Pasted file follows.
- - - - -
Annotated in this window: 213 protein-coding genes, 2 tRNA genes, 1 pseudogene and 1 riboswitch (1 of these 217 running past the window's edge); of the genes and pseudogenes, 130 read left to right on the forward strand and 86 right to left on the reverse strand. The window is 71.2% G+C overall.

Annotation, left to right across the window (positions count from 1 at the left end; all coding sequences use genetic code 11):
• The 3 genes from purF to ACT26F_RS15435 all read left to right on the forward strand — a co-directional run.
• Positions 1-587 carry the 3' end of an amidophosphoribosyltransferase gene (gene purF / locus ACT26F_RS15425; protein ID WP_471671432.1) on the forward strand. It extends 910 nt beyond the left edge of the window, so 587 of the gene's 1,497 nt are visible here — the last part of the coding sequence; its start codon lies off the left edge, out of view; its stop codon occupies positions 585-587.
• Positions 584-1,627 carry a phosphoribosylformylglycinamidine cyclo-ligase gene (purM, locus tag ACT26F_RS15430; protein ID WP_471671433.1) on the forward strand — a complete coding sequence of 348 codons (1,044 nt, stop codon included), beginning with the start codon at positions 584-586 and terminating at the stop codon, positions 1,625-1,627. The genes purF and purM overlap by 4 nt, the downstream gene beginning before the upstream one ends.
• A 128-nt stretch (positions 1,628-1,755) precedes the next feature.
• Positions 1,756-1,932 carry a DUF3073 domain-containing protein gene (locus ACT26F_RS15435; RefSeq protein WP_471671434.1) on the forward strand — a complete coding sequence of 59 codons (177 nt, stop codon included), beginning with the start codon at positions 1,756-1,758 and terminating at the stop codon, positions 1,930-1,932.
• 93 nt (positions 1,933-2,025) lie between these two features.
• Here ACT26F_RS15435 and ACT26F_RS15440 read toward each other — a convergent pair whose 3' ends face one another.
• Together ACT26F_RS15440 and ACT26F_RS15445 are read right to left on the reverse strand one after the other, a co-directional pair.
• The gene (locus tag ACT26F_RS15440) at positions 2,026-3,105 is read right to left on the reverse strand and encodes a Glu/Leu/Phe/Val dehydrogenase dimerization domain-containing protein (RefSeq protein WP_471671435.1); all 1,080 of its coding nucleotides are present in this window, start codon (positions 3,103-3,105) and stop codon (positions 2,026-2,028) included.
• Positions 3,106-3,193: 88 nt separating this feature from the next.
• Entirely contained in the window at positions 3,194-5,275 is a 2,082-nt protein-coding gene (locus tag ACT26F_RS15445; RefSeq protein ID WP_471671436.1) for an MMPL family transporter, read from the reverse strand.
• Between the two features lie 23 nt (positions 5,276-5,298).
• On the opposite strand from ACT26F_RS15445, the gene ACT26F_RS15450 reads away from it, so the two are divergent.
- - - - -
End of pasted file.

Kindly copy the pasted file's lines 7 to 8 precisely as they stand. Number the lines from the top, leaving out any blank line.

• Positions 1,756-1,932 carry a DUF3073 domain-containing protein gene (locus ACT26F_RS15435; RefSeq protein WP_471671434.1) on the forward strand — a complete coding sequence of 59 codons (177 nt, stop codon included), beginning with the start codon at positions 1,756-1,758 and terminating at the stop codon, positions 1,930-1,932.
• 93 nt (positions 1,933-2,025) lie between these two features.